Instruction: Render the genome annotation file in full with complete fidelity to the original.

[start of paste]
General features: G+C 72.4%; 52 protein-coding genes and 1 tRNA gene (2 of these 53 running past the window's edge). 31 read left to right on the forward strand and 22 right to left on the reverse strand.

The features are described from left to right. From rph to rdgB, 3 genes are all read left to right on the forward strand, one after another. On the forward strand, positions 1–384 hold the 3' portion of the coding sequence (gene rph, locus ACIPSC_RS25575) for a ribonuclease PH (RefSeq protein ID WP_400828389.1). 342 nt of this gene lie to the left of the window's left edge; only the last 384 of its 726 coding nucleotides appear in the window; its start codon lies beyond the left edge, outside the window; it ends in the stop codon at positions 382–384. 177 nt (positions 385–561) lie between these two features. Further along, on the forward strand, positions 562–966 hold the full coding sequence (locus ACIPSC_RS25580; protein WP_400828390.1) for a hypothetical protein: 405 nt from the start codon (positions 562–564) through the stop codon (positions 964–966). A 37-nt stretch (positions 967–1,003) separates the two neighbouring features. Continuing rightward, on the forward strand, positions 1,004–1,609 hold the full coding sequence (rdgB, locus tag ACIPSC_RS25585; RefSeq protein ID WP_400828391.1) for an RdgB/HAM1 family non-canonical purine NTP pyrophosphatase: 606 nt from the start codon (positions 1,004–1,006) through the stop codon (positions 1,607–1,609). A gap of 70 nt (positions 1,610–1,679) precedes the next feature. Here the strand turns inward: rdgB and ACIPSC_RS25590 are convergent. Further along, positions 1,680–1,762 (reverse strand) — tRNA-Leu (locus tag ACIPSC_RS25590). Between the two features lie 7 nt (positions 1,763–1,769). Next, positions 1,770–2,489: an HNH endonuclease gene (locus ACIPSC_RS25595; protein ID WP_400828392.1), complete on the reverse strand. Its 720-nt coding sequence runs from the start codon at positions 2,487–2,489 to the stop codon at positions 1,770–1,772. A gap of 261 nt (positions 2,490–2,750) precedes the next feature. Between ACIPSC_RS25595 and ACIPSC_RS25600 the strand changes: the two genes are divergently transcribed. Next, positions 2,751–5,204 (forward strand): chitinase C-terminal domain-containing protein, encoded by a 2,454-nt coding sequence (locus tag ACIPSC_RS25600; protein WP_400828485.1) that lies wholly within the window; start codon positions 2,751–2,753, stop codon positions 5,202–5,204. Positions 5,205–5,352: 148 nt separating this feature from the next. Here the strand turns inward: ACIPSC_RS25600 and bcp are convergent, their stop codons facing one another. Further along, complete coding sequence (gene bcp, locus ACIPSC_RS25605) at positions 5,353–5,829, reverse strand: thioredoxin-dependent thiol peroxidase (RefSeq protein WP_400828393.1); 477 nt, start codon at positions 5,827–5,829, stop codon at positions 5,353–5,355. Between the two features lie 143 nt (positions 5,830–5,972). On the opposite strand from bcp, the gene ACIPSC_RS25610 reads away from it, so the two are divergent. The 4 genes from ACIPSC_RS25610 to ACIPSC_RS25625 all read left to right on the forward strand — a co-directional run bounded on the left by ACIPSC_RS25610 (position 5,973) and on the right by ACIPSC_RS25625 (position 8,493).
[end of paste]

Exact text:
General features: G+C 72.4%; 52 protein-coding genes and 1 tRNA gene (2 of these 53 running past the window's edge). 31 read left to right on the forward strand and 22 right to left on the reverse strand.

The features are described from left to right. From rph to rdgB, 3 genes are all read left to right on the forward strand, one after another. On the forward strand, positions 1–384 hold the 3' portion of the coding sequence (gene rph, locus ACIPSC_RS25575) for a ribonuclease PH (RefSeq protein ID WP_400828389.1). 342 nt of this gene lie to the left of the window's left edge; only the last 384 of its 726 coding nucleotides appear in the window; its start codon lies beyond the left edge, outside the window; it ends in the stop codon at positions 382–384. 177 nt (positions 385–561) lie between these two features. Further along, on the forward strand, positions 562–966 hold the full coding sequence (locus ACIPSC_RS25580; protein WP_400828390.1) for a hypothetical protein: 405 nt from the start codon (positions 562–564) through the stop codon (positions 964–966). A 37-nt stretch (positions 967–1,003) separates the two neighbouring features. Continuing rightward, on the forward strand, positions 1,004–1,609 hold the full coding sequence (rdgB, locus tag ACIPSC_RS25585; RefSeq protein ID WP_400828391.1) for an RdgB/HAM1 family non-canonical purine NTP pyrophosphatase: 606 nt from the start codon (positions 1,004–1,006) through the stop codon (positions 1,607–1,609). A gap of 70 nt (positions 1,610–1,679) precedes the next feature. Here the strand turns inward: rdgB and ACIPSC_RS25590 are convergent. Further along, positions 1,680–1,762 (reverse strand) — tRNA-Leu (locus tag ACIPSC_RS25590). Between the two features lie 7 nt (positions 1,763–1,769). Next, positions 1,770–2,489: an HNH endonuclease gene (locus ACIPSC_RS25595; protein ID WP_400828392.1), complete on the reverse strand. Its 720-nt coding sequence runs from the start codon at positions 2,487–2,489 to the stop codon at positions 1,770–1,772. A gap of 261 nt (positions 2,490–2,750) precedes the next feature. Between ACIPSC_RS25595 and ACIPSC_RS25600 the strand changes: the two genes are divergently transcribed. Next, positions 2,751–5,204 (forward strand): chitinase C-terminal domain-containing protein, encoded by a 2,454-nt coding sequence (locus tag ACIPSC_RS25600; protein WP_400828485.1) that lies wholly within the window; start codon positions 2,751–2,753, stop codon positions 5,202–5,204. Positions 5,205–5,352: 148 nt separating this feature from the next. Here the strand turns inward: ACIPSC_RS25600 and bcp are convergent, their stop codons facing one another. Further along, complete coding sequence (gene bcp, locus ACIPSC_RS25605) at positions 5,353–5,829, reverse strand: thioredoxin-dependent thiol peroxidase (RefSeq protein WP_400828393.1); 477 nt, start codon at positions 5,827–5,829, stop codon at positions 5,353–5,355. Between the two features lie 143 nt (positions 5,830–5,972). On the opposite strand from bcp, the gene ACIPSC_RS25610 reads away from it, so the two are divergent. The 4 genes from ACIPSC_RS25610 to ACIPSC_RS25625 all read left to right on the forward strand — a co-directional run bounded on the left by ACIPSC_RS25610 (position 5,973) and on the right by ACIPSC_RS25625 (position 8,493).